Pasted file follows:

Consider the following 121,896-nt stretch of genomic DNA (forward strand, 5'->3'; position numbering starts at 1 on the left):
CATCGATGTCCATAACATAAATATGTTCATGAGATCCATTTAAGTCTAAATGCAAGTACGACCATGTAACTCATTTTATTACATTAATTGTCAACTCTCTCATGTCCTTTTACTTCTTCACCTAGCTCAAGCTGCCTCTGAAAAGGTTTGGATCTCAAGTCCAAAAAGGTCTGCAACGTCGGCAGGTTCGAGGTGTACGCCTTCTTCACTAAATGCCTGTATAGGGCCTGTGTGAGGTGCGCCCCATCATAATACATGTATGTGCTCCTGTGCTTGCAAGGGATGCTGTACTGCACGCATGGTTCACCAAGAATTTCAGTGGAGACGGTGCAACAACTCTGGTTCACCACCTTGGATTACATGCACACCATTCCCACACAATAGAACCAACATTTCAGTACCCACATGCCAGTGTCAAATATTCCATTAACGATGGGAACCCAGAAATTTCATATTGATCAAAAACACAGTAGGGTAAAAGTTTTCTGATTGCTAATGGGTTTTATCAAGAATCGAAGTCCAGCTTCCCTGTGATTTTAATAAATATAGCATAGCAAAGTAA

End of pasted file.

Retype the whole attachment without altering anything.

Consider the following 121,896-nt stretch of genomic DNA (forward strand, 5'->3'; position numbering starts at 1 on the left):
CATCGATGTCCATAACATAAATATGTTCATGAGATCCATTTAAGTCTAAATGCAAGTACGACCATGTAACTCATTTTATTACATTAATTGTCAACTCTCTCATGTCCTTTTACTTCTTCACCTAGCTCAAGCTGCCTCTGAAAAGGTTTGGATCTCAAGTCCAAAAAGGTCTGCAACGTCGGCAGGTTCGAGGTGTACGCCTTCTTCACTAAATGCCTGTATAGGGCCTGTGTGAGGTGCGCCCCATCATAATACATGTATGTGCTCCTGTGCTTGCAAGGGATGCTGTACTGCACGCATGGTTCACCAAGAATTTCAGTGGAGACGGTGCAACAACTCTGGTTCACCACCTTGGATTACATGCACACCATTCCCACACAATAGAACCAACATTTCAGTACCCACATGCCAGTGTCAAATATTCCATTAACGATGGGAACCCAGAAATTTCATATTGATCAAAAACACAGTAGGGTAAAAGTTTTCTGATTGCTAATGGGTTTTATCAAGAATCGAAGTCCAGCTTCCCTGTGATTTTAATAAATATAGCATAGCAAAGTAA